R.I.P. Robin Williams

We don’t read and write poetry because it’s cute. We read and write poetry because we are members of the human race And the human race is filled with passion. And medicine, law, business, engineering, these are noble pursuits and necessary to sustain life. But poetry, beauty, romance, love, these are what we stay alive for. To quote from Whitman, “O me! O life!… of the questions of these recurring; of the endless trains of the faithless… of cities filled with the foolish; what good amid these, O me, O life?” Answer: that you are here; that life exists, and identity; that the powerful play goes on and you may contribute a verse; that the powerful play goes on and you may contribute a verse. What will your verse be?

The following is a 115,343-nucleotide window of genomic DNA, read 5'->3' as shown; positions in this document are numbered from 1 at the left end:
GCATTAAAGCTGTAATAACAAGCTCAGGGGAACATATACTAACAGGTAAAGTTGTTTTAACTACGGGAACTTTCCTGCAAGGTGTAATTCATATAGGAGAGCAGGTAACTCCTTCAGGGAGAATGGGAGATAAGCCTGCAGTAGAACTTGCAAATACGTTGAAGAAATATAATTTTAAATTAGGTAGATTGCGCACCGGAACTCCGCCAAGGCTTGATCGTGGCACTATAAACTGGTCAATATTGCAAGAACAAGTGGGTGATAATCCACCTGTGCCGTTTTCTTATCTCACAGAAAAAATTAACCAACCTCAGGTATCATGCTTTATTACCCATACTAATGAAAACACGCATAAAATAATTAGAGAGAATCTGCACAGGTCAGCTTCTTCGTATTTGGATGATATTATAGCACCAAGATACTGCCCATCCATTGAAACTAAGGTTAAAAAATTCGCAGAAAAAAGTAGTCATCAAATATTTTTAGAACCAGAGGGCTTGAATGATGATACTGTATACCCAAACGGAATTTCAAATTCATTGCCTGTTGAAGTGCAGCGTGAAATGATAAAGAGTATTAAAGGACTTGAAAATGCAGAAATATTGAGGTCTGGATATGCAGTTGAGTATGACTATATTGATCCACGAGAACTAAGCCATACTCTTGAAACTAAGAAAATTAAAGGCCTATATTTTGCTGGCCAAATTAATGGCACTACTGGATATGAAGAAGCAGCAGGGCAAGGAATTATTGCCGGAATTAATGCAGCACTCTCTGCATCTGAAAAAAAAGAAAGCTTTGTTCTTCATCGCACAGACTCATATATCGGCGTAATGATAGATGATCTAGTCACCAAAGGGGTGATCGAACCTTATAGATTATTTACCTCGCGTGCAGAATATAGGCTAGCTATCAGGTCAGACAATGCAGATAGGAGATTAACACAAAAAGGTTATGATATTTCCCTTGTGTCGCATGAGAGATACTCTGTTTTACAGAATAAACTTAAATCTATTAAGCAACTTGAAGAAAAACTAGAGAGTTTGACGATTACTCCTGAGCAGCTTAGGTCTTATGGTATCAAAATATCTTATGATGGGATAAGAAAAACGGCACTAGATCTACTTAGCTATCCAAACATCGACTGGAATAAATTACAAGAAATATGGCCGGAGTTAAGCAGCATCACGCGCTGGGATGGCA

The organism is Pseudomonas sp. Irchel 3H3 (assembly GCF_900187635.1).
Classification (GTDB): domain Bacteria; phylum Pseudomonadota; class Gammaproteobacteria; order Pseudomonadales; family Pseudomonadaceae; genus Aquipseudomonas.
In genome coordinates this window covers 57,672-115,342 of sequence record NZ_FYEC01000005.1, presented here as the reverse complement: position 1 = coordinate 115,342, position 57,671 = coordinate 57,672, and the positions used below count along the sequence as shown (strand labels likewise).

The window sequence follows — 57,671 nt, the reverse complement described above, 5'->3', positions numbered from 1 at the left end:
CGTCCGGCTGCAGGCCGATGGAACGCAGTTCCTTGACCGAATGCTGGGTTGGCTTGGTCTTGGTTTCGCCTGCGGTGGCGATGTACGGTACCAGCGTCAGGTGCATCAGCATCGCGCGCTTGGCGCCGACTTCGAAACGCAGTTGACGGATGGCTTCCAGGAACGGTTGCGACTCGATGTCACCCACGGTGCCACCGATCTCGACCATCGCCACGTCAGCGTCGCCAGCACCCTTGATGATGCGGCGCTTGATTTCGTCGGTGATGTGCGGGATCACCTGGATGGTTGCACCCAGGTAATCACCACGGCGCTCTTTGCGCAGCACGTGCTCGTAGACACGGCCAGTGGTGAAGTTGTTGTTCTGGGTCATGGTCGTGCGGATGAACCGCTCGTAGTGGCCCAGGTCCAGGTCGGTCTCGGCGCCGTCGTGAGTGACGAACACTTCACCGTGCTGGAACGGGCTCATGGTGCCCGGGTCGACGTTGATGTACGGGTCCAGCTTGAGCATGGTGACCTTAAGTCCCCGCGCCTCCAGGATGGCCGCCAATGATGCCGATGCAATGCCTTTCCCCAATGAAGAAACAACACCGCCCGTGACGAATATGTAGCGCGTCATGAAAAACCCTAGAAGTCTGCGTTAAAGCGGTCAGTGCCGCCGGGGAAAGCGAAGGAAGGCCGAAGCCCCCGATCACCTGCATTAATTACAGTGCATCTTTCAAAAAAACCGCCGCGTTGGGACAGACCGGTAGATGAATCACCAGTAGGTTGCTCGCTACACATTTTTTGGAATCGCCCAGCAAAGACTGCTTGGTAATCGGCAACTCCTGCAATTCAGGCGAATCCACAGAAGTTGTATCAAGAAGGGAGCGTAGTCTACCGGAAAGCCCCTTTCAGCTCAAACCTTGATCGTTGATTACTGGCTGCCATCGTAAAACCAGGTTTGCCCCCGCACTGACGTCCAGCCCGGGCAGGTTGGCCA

Fortune

Robin Williams died Monday, an apparent suicide, at age 63.

He started his career doing stand-up, got his big break on ABC’s Mork & Mindy, was best known for his work in Hollywood (Good Morning, Vietnam,Dead Poets Society,Hook,Aladdin,Mrs. Doubtfire and The Birdcage), won an Academy Award for Good Will Hunting, and also took home two Emmys, four Golden Globes and five Grammys.

But the last time we heard his voice was in Apple’s “Your Verse” iPad ads, reading Walt Whitman to his students in a clip from Dead Poets Society.

Follow Philip Elmer-DeWitt on Twitter at @philiped. Read his Apple [fortune-stock symbol=”AAPL”] coverage at fortune.com/ped or subscribe via his RSS feed.

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